A Bias at Work
Tali Sharot is a neuroscientist, author, and research fellow at University College London best known for her research on the optimism bias. Sharot defines the bias as “a tendency to overestimate our likelihood of experiencing good events in our lives and underestimating our likelihood of experiencing bad events.”
According to Sharot, over 80 percent of the population is impacted by a cognitive illusion that has us view the world through rose-colored glasses.
“In short,” Sharot says in the opening of a recent TED presentation, “we are more optimistic than realistic, but we are oblivious to the fact.”
Can’t All Be the Best
At one point during her TED Talk, Sharot asks her audience to rate their abilities on a series of tasks from driving to physical appearance. When focusing on the ability to get along well with others, she asks who in the crowd believes themselves to be in the top 25 percent. A disproportionate number of the audience readily raises their hands and Sharot quickly points out the presence of the bias.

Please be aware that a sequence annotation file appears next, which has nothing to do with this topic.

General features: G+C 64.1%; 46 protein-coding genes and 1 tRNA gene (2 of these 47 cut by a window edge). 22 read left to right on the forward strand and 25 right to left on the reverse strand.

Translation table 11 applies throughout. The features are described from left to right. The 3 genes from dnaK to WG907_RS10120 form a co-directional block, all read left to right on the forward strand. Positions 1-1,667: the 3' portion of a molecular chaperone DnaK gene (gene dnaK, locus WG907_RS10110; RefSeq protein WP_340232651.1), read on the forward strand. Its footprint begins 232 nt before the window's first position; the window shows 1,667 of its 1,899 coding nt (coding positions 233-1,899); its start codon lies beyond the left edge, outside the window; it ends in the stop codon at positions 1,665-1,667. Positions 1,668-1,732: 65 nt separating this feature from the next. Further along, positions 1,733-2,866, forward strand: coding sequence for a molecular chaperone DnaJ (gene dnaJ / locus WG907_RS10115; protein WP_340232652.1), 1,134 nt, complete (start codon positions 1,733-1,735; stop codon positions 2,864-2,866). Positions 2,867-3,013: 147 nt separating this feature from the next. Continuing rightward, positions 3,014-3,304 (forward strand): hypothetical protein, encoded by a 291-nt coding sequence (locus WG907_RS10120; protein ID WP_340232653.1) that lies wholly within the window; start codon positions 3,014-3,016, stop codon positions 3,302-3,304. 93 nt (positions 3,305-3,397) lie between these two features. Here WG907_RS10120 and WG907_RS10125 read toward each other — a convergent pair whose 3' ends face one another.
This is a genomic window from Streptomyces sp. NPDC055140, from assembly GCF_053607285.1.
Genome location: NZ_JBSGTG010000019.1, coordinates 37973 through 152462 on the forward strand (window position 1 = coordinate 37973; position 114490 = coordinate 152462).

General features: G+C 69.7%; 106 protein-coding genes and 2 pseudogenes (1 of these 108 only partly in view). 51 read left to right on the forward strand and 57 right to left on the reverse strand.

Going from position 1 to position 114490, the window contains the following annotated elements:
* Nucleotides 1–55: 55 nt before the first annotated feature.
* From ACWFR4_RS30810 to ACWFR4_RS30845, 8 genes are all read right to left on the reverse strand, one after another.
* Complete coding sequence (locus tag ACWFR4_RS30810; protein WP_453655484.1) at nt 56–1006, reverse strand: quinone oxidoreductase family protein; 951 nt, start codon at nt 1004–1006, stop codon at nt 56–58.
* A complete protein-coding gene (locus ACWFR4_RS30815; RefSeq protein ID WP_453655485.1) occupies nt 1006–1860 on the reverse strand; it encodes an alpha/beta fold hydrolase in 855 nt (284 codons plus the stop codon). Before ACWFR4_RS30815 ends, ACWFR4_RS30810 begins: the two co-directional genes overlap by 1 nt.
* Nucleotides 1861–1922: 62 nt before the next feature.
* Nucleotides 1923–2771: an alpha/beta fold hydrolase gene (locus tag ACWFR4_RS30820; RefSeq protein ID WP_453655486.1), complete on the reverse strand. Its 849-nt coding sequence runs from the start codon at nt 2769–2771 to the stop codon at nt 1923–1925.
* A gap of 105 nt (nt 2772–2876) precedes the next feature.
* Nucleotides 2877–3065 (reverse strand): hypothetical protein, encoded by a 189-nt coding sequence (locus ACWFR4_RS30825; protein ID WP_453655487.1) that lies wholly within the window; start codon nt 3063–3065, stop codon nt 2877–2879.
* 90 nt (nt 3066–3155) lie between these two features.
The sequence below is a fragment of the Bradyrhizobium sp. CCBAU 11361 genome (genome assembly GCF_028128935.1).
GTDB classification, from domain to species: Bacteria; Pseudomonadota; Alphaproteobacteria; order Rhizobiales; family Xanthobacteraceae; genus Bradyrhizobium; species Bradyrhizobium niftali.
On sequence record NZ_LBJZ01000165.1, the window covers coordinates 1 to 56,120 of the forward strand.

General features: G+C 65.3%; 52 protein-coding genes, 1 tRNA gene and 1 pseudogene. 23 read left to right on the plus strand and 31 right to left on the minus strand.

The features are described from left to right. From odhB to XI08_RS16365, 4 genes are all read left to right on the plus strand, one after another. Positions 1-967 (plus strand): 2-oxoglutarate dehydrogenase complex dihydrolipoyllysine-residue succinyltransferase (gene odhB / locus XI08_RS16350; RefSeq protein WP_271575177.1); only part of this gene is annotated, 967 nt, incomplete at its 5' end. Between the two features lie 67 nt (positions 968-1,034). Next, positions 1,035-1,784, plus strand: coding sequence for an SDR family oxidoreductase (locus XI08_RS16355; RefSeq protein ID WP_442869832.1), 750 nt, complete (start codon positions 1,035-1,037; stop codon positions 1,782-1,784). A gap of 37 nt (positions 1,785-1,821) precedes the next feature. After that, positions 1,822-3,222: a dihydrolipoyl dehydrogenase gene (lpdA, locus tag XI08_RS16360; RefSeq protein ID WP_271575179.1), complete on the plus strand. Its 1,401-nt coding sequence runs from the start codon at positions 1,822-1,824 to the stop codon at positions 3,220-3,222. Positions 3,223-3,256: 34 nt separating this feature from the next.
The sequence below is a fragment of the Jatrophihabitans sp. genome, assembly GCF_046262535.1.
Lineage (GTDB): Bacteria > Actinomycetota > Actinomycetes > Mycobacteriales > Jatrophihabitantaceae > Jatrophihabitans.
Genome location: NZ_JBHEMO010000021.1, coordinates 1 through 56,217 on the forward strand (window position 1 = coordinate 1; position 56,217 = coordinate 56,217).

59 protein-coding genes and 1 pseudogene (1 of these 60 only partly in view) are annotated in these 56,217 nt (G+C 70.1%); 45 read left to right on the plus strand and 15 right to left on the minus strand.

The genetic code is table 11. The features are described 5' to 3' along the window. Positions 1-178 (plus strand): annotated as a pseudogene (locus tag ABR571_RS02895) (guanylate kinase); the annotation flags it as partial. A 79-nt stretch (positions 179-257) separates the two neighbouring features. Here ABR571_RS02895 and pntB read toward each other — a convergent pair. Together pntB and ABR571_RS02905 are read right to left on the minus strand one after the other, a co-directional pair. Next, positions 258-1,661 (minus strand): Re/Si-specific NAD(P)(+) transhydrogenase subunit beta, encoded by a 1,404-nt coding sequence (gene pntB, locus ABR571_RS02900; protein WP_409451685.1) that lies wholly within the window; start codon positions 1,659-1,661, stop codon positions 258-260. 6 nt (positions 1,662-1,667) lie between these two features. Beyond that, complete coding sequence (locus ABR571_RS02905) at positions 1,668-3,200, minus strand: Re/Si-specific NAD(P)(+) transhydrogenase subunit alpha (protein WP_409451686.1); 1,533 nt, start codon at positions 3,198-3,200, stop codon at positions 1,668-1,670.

“Most of us put ourselves above average in most of these abilities,” she says. “Now, this is statistically impossible. We can’t all be better than everyone else.”
The simple exercise Sharot uses to make a point with her audience has a lot in common with how the Hornets assessed Gordon’s situation. Demps had a huge investment on the line. He needed to determine how strongly he felt about his training staff’s ability to handle the chronically injured Gordon.
As with Sharot’s impromptu poll, Demps likely believes his organization excels in this area. Twenty-nine other general managers probably feel the same way.